Countries could face sanctions for failing to curb ivory trade

The Convention on International Trade in Endangered Species threatened to keep eight ivory-trading countries: Kenya, Tanzania, Uganda, China, Malaysia, Philippines, Thailand, and Vietnam, from trading in legal wildlife products by forbidding other CITES member nations from buying from them.

Sakchai Lalit/AP
In this photo taken on April 1, 2011, elephant tusks smuggled into Thailand from Kenya are displayed on a table before a press conference at the customs headquarters in Bangkok, Thailand.

Top conservation organizations warned Wednesday that the illegal ivory trade is hastening the decline of Africa's already endangered elephant population, and said they are ready to punish nations that are lax in fighting the problem.

"Globally, illegal ivory trade activity has more than doubled since 2007, and is now over three times larger than it was in 1998," said a report issued in Bangkok at a meeting of CITES, the Convention on International Trade in Endangered Species.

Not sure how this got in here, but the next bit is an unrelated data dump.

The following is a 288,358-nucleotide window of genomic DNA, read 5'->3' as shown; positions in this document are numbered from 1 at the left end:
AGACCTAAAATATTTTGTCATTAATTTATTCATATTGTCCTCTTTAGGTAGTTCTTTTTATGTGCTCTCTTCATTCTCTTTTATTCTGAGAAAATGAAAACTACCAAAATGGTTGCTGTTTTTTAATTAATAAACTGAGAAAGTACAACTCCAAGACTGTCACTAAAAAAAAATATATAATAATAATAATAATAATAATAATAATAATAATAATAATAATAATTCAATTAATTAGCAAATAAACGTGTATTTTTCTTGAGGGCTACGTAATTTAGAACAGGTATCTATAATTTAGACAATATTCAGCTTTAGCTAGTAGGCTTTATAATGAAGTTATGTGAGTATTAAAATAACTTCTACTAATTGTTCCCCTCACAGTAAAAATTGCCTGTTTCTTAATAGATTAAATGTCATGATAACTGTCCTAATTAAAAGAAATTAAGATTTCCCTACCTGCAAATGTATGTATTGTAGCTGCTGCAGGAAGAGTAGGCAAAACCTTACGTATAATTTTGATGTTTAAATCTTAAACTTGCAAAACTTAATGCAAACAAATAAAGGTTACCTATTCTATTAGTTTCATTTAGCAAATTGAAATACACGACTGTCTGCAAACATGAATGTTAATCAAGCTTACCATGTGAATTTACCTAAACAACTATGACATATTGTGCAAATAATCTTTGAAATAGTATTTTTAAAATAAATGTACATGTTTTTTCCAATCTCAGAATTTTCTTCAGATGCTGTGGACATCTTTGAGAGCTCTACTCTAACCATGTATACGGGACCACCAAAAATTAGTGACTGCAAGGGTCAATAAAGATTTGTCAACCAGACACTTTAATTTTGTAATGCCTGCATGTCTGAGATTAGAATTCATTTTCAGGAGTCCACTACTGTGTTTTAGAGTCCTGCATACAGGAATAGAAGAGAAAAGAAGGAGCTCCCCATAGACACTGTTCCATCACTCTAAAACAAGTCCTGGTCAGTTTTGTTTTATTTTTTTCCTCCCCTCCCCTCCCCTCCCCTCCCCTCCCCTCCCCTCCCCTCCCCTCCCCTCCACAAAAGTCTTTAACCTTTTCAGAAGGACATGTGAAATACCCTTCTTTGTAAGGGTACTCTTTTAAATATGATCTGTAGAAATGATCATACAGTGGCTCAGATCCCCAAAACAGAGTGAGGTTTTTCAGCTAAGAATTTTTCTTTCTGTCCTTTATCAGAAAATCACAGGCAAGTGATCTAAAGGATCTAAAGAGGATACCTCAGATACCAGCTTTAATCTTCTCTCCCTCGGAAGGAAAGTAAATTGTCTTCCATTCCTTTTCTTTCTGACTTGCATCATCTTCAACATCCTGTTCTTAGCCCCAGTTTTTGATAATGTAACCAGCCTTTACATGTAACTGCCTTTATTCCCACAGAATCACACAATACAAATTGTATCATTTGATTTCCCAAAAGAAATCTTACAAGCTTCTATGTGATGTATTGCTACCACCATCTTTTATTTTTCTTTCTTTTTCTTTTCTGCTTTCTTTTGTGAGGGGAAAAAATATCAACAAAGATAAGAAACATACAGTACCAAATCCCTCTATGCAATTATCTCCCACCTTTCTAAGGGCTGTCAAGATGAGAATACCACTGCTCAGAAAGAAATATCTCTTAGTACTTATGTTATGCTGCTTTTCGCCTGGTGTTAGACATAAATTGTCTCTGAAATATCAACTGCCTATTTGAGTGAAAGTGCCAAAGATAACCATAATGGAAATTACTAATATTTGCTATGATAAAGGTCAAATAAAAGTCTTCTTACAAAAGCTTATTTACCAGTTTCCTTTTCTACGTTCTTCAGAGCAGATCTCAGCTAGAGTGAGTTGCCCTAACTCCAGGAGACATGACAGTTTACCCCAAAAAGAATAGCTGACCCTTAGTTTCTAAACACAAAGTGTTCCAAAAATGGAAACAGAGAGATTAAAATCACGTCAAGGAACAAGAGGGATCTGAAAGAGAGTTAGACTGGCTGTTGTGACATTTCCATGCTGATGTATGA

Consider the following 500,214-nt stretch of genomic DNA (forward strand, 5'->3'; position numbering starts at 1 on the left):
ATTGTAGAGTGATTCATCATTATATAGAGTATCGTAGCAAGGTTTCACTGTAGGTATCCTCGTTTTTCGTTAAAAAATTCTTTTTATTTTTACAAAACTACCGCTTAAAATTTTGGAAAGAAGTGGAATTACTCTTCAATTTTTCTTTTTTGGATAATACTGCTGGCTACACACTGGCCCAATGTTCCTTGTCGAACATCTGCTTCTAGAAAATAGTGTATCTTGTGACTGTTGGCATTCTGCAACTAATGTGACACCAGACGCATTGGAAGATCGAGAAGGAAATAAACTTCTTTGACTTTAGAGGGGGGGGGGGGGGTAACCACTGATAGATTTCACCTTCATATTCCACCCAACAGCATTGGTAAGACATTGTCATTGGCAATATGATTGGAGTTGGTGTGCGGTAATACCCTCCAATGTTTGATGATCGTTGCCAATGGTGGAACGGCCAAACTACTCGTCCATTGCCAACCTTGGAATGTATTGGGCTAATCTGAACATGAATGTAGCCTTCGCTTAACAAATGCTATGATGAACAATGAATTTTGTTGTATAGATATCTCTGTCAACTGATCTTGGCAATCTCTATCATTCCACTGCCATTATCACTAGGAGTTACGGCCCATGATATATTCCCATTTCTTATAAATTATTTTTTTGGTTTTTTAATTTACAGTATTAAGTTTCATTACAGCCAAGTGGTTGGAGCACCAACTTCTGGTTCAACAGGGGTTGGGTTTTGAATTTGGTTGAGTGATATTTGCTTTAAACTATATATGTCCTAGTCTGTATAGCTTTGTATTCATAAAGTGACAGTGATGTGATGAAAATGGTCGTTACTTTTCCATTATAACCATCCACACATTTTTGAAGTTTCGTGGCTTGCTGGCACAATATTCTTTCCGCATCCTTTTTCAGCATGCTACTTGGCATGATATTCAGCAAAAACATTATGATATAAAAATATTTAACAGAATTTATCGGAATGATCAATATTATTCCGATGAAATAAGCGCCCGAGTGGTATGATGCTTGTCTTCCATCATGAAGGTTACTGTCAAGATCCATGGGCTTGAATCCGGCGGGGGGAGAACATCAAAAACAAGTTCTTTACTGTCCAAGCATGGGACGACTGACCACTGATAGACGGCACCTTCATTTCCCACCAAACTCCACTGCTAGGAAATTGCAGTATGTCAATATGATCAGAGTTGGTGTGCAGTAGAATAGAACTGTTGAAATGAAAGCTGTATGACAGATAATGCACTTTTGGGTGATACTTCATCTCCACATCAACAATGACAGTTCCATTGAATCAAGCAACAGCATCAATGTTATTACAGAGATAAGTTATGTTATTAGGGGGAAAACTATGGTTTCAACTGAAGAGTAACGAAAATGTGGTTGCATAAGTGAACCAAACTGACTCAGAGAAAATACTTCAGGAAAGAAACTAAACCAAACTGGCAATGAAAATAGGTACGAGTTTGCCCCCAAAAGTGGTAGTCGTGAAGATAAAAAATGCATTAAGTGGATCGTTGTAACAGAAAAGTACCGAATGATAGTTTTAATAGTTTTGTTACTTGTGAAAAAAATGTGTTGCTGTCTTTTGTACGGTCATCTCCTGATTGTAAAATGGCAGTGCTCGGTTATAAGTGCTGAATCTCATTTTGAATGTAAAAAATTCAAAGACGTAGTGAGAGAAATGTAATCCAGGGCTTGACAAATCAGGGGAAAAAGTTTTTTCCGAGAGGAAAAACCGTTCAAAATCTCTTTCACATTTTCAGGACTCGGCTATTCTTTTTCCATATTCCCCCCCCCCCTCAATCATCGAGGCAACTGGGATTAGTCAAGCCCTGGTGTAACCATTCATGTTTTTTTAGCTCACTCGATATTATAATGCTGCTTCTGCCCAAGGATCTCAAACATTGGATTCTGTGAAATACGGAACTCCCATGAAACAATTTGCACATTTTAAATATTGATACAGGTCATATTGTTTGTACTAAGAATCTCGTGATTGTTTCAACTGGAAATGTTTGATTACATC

CITES has put three African and five Asian nations on notice that they have failed to adequately crack down on the ivory trade, and that by next week they must come up with a detailed and credible plan of action for curbing the trade across and within their borders. They must also meet those targets or face trade sanctions next year.

The nations threatened with sanctions are Uganda, Kenya, Tanzania, Vietnam, Malaysia, Philippines, Thailand and China. Sanctions would keep those nations from trading even in legal wildlife products by barring other CITES member nations from buying from them.

A CITES-led project that monitors about 40 percent of Africa's elephant population estimated that 17,000 elephants were illegally killed in 2011, and the numbers are probably the same or greater for last year, said the report, produced by CITES, the U.N. Environment Program, the International Union for Conservation of Nature, and the Wildlife Trade Monitoring Network, better known as TRAFFIC.